He readily admits he made an error in anchor scope that night. The result was that I began to second (and third and fourth) guess him whenever there were a lot of boats. In the Bahamas, he wanted to throw me overboard; we did not work as a team; and we did not use our best voices. We (I) would drive the boat through an anchorage. EW, on the bow, would point out spot after spot, each of which I would reject as being too close to other boats. It was not a shining moment in our marriage. The contrast between those days and last night was remarkable. I pointed out a spot -- one that EW had already identified. I drove the boat slowly to that spot calling out the depth. When we reached 25 feet, EW dropped the hook. Even though we had to raise and repeat -- in fact perhaps because we had to raise and repeat and did so in perfect agreement --- this was a stress-free and perfect anchoring moment.

We congratulated ourselves over cocktails and reminisced about anchoring in the Bahamas, when EW said, "You've come a long way." I was nonplussed. "Really?" I thought about it and began to laugh. "What's so funny?" EW asked.

"You know, Honey, I've always thought that we had met in the middle when it came to anchoring," and I held my hands up in front of me, moving them to meet together just south of my breast bone. "Right," he said, not meaning "right" at all. "Oh no, you're right," I said. "I got better at this anchoring thing and joined your point of view." I held my left hand out on my left side, and "drove" my right hand over to meet it in a swooping motion. "Yeah," said EW. "My hand didn't need to move."

He admitted to his mistake in Maine, and I grinned and acknowledged that except for that one time, he'd been right all along. Sometimes marriage is about compromise and coming together in the middle. Sometimes it's about getting over yourself and learning what your spouse can teach you. I can accept that.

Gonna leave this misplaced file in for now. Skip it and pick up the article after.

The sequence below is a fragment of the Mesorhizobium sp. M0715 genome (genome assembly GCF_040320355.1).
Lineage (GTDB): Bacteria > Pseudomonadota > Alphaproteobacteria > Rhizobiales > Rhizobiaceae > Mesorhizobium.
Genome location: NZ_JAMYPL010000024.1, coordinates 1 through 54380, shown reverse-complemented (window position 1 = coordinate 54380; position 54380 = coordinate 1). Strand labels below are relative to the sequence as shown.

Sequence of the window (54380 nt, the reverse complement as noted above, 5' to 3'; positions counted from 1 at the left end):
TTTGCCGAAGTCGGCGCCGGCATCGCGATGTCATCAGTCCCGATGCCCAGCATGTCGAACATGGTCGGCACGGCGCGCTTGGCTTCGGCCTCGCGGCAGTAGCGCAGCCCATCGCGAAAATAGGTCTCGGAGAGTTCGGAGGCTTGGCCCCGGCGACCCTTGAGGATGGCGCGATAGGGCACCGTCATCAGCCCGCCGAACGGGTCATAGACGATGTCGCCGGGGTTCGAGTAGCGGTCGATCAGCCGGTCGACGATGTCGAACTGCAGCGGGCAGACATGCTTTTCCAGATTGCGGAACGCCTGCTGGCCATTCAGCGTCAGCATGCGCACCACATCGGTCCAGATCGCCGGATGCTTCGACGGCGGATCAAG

Afterward, we moved our bed back to our cabin and cuddled together, falling asleep in each others' arms for the first time in eight days. So far life is good in the Canaries, too.

We believe that no one works at the marina over the weekend we can't check into the country until Monday, so we will stay here on the hook until then and will probably not try to get ashore for real WiFi. Time to relax, get to know our neighbors, swim, and enjoy being in a cruisers' anchorage for the first time since Sint Martin.

Our position: North 29 13.10 West 13 31.74


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Phoenix of Hamble

Congrats on another safe passage... enjoy the Canaries... they are very commercial in many respects, but a little effort will find the real islands, and when you do find them, they are truly beautiful.. some of the older villages are gems... just a bit better hidden than the Azores!


So while you are blissfully swinging on the hook I am putting the framing up for the winter cover in Yarmouth. I'd rather be where you are, but since I will be spending an unplanned winter in Maine, I'll make the best of it. The leaves are changing, firewood is stacked and it won't be long ......
Have fun! Your adventures are helping to keep me sane.